What happened after Mike and I arrived at INOVA Fair Oaks Emergency room was devastating and life-changing. From the moment I checked in and my blood pressure was found to be alarmingly high and my oxygen level frightenly low, things began to happen quickly. Though the doctor first gave me a simple nebulizer breathing treatment, I think we all knew that imagining it would help was wishful thinking. After it didn’t work, Mike and I convinced the doctor to not to send us away with more questions and confusion, but to keep looking, keep trying to discover what was really going on. After a chest x-ray, things began to go downhill. In a blur, I remember being told that the “good news was” that I “didn’t have a pulmonary embolism,” but that the “bad news” was that I had “a large tumor in my chest that was probably cancer.” I also remember being told to “stop being a baby and act like an adult,” and being left alone in the check-up room minutes after being told my life and the life of my unborn son was in danger, as the doctor yelled at Mike in the hallway, telling him to stop being “such a lawyer,” and to be “more of a husband,” merely because he had been asking the questions he should have, the questions a lovinghusband and father should ask, the questions I would have asked had I not been in tears. I remember having a CT scan, hyperventilating, being given drugs to calm down, and then being wheeled to an ambulance waiting to escort me to a bigger hospital more equipped to “deal with this kind of situation.” By the time Mike and I made it to INOVA Fairfax Hospital, where we were finally given hope, amidst biopsies and the Intensive Care Unit, it had turned to the early morning hours of Valentine’s Day.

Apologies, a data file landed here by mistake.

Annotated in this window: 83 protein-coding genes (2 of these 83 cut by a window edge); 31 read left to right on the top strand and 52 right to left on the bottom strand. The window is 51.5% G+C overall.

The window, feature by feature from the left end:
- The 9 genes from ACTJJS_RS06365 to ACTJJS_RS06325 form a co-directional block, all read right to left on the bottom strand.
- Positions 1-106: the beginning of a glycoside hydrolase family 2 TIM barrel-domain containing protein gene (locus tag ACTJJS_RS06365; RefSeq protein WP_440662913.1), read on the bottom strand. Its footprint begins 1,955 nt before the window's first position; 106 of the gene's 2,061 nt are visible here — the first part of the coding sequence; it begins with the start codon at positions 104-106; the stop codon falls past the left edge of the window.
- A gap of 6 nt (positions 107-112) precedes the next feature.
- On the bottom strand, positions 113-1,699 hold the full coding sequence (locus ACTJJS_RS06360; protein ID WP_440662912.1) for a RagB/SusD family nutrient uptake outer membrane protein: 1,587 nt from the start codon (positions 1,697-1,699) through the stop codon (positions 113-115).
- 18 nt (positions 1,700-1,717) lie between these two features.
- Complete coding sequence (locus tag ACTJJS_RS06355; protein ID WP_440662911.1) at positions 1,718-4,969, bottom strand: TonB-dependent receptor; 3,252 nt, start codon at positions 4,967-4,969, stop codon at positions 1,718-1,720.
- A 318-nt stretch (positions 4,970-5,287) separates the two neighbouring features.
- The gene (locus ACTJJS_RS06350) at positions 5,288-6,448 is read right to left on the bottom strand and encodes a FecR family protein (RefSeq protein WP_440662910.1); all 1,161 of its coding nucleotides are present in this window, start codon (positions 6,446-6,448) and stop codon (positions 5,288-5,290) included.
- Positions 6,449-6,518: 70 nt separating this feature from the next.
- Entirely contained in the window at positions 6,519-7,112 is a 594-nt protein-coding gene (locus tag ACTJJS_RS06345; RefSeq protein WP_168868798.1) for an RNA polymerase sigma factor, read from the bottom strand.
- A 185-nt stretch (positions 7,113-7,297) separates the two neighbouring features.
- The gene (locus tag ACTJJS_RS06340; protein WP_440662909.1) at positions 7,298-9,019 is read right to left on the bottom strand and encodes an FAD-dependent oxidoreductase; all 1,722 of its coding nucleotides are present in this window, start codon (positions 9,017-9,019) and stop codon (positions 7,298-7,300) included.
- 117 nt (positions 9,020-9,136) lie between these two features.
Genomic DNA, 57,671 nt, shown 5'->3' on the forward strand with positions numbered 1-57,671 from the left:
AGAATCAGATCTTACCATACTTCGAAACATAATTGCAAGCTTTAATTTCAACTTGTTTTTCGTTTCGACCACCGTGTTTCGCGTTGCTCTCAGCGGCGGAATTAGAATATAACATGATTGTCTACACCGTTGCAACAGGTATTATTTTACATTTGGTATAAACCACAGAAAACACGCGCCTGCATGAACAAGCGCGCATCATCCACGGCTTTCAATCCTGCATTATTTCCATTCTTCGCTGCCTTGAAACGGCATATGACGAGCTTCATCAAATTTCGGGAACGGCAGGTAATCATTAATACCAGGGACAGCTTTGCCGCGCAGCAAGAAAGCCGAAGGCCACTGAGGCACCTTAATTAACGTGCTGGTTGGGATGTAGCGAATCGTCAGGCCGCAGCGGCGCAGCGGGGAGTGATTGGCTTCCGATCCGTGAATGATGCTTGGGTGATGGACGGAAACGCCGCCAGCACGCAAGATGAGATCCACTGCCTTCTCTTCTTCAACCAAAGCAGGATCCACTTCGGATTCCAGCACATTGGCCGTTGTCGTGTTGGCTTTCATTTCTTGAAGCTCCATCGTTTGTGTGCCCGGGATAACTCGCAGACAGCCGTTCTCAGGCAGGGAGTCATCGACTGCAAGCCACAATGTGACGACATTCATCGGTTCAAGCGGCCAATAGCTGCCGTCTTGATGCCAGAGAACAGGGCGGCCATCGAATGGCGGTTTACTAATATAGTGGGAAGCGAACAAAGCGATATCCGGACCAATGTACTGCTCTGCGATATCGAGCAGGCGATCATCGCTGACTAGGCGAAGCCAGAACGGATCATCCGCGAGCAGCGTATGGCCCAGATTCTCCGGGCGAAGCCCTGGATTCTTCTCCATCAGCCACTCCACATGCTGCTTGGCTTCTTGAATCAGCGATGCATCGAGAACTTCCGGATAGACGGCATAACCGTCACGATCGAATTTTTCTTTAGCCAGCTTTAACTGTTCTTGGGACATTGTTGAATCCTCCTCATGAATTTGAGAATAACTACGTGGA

That traumatic night is etched in my mind and in my heart forever. And as my cancerversary approached this year, I felt that only by returning to the scene of such fear and sadness could I finally let it go.